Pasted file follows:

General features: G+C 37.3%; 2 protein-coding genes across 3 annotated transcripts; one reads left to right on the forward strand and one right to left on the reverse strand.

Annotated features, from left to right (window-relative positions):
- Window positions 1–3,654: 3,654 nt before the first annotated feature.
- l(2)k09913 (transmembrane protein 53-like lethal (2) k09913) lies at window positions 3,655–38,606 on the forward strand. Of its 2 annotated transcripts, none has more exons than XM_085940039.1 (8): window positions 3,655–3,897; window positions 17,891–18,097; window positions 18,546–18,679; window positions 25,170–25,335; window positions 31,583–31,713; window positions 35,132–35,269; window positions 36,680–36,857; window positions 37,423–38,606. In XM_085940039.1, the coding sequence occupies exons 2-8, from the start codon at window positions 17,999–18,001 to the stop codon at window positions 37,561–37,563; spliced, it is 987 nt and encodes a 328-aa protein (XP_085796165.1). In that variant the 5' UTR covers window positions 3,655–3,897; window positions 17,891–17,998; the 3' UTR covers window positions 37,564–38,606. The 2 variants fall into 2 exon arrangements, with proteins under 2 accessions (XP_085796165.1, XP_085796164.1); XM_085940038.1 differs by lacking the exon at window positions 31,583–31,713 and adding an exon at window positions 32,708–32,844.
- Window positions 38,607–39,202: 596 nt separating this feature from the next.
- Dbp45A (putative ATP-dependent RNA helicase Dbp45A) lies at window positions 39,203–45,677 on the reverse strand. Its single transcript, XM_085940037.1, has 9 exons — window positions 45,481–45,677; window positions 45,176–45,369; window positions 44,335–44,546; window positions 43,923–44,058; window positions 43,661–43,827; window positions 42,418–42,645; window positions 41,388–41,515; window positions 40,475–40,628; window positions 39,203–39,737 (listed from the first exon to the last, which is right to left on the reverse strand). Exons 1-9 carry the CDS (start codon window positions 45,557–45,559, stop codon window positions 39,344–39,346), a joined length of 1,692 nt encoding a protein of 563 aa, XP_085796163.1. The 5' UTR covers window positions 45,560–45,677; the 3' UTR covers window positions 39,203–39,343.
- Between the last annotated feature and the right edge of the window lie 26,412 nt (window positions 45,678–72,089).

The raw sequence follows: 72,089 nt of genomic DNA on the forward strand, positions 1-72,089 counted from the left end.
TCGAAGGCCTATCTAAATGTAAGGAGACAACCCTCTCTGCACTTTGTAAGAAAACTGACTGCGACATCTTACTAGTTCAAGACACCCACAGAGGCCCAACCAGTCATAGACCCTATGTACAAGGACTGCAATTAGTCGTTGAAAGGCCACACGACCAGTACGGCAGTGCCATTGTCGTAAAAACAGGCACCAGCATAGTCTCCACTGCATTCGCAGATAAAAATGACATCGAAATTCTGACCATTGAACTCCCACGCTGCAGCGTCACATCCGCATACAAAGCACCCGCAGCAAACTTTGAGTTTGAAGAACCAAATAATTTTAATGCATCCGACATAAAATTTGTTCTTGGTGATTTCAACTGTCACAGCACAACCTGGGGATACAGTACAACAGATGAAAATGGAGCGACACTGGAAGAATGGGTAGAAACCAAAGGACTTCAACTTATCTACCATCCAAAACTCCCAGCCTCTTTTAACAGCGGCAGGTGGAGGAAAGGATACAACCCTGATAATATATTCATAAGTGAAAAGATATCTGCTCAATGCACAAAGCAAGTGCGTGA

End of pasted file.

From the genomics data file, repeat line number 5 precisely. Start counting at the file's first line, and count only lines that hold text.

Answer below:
- Window positions 38,607–39,202: 596 nt separating this feature from the next.